Livtencity is the first therapy approved to treat cytomegalovirus infection, which is common after transplants.
The FDA has approved Livtencity (maribavir) as the first drug for treating patients 12 years of age and older with post-transplant cytomegalovirus (CMV) infection. Developed by Takeda Pharmaceutical company, Livtencity is a new molecular entity that works by preventing the activity of human cytomegalovirus enzyme pUL97, which blocks virus replication.
“The FDA approval of Livtencity marks a major step forward in the treatment of post-transplant CMV, bringing a new therapeutic option to those living with this potential life-threatening opportunistic infection,” Roy F. Chemaly, M.D., department of infectious diseases, Infection Control & Employee Health at The University of Texas MD Anderson Cancer Center in Houston, said in a statement.
The phase 3 SOLSTICE study evaluated 352 transplant recipients with CMV infections who did not respond to treatment randomly received Livtencity or treatment assigned by a researcher for up to eight weeks.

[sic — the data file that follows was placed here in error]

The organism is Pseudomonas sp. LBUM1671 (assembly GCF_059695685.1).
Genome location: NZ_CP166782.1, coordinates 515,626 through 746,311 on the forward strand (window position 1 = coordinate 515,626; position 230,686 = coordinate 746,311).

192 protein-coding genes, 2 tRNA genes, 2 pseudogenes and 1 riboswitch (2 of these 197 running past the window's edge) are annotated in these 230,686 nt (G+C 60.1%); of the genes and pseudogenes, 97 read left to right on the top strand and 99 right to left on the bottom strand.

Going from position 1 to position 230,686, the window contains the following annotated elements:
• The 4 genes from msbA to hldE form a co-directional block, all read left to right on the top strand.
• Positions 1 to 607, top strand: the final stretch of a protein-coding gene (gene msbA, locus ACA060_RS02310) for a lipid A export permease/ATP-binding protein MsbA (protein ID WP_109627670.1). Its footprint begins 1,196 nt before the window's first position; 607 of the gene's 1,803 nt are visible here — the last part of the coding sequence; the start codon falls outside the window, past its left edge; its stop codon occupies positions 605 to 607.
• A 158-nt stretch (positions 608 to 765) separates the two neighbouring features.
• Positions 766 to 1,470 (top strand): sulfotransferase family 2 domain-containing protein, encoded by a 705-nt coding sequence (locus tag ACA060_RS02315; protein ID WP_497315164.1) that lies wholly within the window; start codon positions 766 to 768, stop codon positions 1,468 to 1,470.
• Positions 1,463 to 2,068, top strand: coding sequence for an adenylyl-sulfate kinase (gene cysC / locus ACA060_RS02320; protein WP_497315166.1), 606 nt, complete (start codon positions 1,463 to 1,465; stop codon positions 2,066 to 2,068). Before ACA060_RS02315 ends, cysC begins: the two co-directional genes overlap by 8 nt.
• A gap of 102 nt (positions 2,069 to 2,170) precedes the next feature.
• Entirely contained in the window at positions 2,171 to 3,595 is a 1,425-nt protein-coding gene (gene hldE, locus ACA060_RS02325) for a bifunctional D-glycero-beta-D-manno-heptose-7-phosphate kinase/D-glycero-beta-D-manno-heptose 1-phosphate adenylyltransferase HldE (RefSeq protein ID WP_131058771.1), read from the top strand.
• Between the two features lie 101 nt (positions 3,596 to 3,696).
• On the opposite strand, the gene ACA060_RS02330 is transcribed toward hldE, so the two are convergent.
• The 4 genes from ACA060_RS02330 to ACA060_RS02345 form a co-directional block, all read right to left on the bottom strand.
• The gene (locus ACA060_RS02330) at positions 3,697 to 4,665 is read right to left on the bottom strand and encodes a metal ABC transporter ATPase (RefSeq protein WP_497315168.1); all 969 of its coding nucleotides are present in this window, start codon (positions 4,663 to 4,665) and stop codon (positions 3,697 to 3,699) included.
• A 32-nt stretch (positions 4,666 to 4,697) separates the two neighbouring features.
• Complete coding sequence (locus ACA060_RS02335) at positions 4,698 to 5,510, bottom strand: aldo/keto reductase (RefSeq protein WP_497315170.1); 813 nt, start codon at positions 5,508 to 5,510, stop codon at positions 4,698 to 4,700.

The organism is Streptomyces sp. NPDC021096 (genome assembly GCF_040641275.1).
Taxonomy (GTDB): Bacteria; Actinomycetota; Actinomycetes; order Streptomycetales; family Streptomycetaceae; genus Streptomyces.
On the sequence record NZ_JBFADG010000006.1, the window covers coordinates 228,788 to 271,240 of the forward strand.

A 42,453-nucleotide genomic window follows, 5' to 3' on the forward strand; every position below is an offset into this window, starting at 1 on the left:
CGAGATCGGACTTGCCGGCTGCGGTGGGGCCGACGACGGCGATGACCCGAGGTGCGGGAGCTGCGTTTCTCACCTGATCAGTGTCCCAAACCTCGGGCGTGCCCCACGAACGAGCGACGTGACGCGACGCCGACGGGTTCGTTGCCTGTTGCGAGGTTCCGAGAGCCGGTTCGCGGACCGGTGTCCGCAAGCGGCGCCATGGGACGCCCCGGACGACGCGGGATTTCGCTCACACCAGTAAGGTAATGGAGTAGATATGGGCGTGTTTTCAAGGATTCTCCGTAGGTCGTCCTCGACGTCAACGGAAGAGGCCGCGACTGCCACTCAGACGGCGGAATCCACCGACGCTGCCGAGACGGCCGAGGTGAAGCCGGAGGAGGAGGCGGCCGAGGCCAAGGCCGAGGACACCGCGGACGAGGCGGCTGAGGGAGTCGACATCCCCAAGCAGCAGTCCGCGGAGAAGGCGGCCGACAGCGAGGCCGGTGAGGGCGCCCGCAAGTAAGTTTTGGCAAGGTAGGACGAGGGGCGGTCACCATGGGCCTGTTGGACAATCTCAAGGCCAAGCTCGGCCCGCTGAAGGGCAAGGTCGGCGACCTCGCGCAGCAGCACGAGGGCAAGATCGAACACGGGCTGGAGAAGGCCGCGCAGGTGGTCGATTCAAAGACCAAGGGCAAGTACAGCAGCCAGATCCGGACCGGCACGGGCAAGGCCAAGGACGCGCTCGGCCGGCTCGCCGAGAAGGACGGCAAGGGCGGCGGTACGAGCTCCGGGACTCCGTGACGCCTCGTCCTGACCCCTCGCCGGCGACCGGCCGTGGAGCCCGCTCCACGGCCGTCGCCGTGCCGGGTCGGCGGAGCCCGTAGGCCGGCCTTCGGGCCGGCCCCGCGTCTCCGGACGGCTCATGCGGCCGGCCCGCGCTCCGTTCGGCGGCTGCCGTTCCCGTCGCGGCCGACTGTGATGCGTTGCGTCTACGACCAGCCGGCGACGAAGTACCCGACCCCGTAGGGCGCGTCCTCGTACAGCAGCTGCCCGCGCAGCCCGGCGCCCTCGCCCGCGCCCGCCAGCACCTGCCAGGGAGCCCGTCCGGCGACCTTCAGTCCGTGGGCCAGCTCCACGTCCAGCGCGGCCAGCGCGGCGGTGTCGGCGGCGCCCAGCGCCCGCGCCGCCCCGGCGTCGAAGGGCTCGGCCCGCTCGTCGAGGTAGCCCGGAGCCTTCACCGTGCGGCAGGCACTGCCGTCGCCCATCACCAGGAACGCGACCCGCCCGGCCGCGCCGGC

Of the 235 patients who received Livtencity, 56% had levels of CMV DNA concentration levels below what was measurable versus 24% of the 117 patients who received an investigator-assigned treatment.
The most common side effects of Livtencity include taste disturbance, nausea, diarrhea, vomiting and fatigue.
CMV is one of the most common infections experienced by transplant recipients, with an estimated incidence rate of around 16% to 56% in solid organ transplants and 30% to 70% in hematopoietic stem cell transplants.